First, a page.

In the age of instant global communication and information overwhelm, the world has seen an explosion in misleading content and its influence over social, cultural, and political life. Addressing misleading content is a complex issue, but is only part of the story when it comes to understanding misinformation. Research is being carried out across many sectors to help explain the dynamics involved, while the challenges and harms play out simultaneously in real time around critical issues such as war, violence, elections, pandemics, and more.
Dr. Claire Wardle is a Professor of the Practice at Brown University School of Public Health and the co-founder First Draft, one of the world’s leading nonprofits addressing the threat of mis- and disinformation. Claire spoke recently at Reos Partners’ Disinformation Convening, where she shared insights and recent trends in the field of mis- and disinformation since her 2017 report on information disorder. The Q&A below is derived from her presentation.
In your seminal 2017 report, you helped distinguish misinformation from disinformation on the basis of intent. For example, while misinformation is false or out-of-context information presented as fact without a specific intent to deceive or mislead, disinformation is false or out-of-context information presented as fact with the intent to deceive or mislead. Are these differences important?
Generally, we’re now seeing much less overtly false content and much more misleading content. “Gray speech” is speech that doesn’t break social media platform policies but goes right up to the line. The people who want to create harm know exactly what they’re doing, and they know how far they can push it — which leads us into tensions around freedom of expression.
As a society, we haven’t had conversations about the types of speech that we think are acceptable on these platforms. One could argue that gray speech is harmful, but we can’t do anything about it, and we don’t yet have longitudinal evidence of the long-term impact of a constant drip at this low level.
Does a focus on specific content and specific posts cause us to miss the larger picture?
We’re seeing the intersection of identity with beliefs — QAnon, anti-mask voting conspiracies, anti-vaccine, climate denialism. These people are connected through these identities, not particular issues; yet the funders and nonprofits that create these messages tend to be organized by those issues. We have completely failed to understand what’s actually happening with these groups that are networked.
It’s that constant drip, drip, drip of content, but we’re obsessed with the atoms of content. Should we flag this Facebook post? Should we take down this YouTube video? Should we de-rank this tweet? We’re focused on the atoms and we’re failing to understand the whole.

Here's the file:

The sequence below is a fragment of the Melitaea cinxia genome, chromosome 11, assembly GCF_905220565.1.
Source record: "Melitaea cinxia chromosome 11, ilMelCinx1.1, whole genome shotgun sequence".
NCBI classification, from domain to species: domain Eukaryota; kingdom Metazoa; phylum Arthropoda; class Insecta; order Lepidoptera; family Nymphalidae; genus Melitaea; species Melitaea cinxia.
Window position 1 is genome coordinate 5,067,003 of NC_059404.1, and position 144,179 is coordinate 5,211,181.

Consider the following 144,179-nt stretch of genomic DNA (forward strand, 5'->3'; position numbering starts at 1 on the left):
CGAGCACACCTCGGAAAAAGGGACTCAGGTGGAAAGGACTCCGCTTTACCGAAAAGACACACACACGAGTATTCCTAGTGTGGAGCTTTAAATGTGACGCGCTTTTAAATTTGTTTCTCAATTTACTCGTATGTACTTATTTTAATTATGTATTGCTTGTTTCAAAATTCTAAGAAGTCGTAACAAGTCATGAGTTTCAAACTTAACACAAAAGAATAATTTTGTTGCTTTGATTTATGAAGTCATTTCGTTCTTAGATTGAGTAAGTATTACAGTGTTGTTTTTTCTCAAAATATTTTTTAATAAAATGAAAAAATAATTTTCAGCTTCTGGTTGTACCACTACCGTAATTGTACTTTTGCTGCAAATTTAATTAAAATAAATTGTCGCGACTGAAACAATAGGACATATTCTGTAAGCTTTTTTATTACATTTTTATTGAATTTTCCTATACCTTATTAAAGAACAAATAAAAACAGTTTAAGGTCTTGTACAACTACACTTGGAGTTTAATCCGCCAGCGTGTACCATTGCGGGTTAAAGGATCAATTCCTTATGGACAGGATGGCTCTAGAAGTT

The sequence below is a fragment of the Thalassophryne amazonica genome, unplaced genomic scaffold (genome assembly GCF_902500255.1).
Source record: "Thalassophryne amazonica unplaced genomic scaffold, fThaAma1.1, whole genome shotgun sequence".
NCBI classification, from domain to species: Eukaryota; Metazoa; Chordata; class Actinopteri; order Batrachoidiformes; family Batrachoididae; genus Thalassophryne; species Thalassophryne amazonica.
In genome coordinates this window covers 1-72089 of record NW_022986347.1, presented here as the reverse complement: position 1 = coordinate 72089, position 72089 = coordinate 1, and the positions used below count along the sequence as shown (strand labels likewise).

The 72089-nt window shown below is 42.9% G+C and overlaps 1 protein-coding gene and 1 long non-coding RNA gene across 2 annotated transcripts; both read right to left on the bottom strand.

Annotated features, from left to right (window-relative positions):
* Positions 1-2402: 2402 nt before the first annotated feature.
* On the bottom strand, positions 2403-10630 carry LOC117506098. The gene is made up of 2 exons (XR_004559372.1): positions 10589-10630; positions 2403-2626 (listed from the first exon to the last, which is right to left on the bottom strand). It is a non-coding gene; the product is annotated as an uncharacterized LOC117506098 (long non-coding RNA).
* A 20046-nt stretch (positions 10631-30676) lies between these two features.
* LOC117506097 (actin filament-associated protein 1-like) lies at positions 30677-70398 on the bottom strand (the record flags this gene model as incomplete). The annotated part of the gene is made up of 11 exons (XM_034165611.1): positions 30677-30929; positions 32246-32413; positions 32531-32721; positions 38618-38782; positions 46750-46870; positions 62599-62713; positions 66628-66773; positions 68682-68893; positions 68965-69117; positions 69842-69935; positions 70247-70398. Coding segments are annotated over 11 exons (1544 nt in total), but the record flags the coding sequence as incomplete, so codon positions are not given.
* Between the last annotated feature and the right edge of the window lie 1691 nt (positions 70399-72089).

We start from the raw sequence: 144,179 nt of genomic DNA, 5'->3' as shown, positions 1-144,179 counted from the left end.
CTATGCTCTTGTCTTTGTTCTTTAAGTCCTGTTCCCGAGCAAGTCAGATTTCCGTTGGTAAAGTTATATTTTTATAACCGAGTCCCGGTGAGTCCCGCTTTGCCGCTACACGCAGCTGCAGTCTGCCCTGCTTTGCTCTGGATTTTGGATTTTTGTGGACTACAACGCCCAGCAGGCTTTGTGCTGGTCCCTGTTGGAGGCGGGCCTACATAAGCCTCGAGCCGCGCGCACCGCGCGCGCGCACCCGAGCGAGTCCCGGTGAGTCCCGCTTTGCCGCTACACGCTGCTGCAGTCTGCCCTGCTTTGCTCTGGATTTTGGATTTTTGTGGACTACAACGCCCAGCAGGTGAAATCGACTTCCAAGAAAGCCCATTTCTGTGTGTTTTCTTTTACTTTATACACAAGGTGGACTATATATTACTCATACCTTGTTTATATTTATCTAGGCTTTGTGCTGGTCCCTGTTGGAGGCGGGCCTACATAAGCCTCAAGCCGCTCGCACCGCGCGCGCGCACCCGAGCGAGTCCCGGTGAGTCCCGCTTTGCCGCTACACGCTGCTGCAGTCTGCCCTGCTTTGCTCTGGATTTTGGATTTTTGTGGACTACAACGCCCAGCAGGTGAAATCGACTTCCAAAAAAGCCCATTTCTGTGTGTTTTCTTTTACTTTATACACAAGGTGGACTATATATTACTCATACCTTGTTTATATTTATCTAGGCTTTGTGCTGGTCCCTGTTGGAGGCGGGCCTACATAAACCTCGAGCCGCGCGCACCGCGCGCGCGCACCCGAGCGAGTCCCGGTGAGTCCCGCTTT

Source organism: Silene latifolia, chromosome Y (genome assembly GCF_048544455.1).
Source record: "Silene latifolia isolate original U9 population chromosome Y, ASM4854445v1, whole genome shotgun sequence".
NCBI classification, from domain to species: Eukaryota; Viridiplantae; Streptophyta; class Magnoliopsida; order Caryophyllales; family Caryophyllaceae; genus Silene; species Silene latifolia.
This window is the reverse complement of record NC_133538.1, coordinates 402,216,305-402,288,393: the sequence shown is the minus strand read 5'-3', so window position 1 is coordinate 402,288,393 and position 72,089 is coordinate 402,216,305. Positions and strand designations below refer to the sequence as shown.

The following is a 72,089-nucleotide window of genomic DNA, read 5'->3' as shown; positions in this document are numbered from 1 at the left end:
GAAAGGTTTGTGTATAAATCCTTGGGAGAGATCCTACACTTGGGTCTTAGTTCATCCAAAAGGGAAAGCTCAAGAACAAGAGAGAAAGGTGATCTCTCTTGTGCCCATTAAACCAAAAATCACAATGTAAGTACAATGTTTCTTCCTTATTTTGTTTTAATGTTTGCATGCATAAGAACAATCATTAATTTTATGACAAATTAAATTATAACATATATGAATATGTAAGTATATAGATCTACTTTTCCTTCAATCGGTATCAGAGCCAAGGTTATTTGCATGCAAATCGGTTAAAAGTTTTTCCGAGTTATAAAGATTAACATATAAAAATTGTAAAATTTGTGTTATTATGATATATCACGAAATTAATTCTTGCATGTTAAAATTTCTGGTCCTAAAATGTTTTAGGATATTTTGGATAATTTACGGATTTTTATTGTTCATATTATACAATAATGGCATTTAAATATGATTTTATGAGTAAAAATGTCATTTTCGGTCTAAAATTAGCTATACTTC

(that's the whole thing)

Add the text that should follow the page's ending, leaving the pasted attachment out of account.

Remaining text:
What are the challenges of addressing the systemic issues around misinformation?
Understanding the narratives and understanding the ways in which information is flowing is hard. We are organized around national boundaries, but the people creating these networks absolutely are not. Social media platforms are also not connected around national boundaries.
It is ultimately universal factors that cause people to be susceptible to misleading information — economic insecurity, uncertainty about the future, breakdown of community, and loneliness.
Conspiratorial content has moved far beyond fringe movements and into the mainstream. How does this happen?
There is a critical failure in providing answers to people’s questions. The pandemic provided a beautiful example of many people having very normal questions: Has there been enough testing? Will this make me infertile? Will my 9-year-old child get myocarditis? These are very normal questions to ask.
Those of us who live in our information ecosystem wait until we have enough data. But the conspiracy theorists do not wait. They fill these data deficits with conspiracy content. They are much better at SEO. They’re much better at juicing Google, and their content gets to the top of the search results. And we’re over here six weeks later creating a 67-page PDF that doesn’t hit the first page of Google.
The information ecosystem that we live in is top-down linear and hierarchical. We believe in trusted gatekeepers. The result is a very passive model of communication. If you look at the disinformation ecosystem, it is participatory. It is dynamic. It is designed so people participating in that ecosystem believe they’re being heard. They have a sense of agency.
What can we do to help “information ecosystems” evolve to become healthier spaces?
If we in our information ecosystem don’t learn from those dynamics and recognize that there is a reason people are being drawn into these spaces, we are going to continue to fail.
How can we really think innovatively about the complex dynamics of the communication ecosystem rather than playing whack-a-mole with individual pieces of content?
Unfortunately, we do not have the luxury of time to keep making these mistakes. We need a counterweight to the platforms, and the response must be global. Civil society must achieve the same scale, the same resources, and the same ability to think across borders in the way that the platforms do.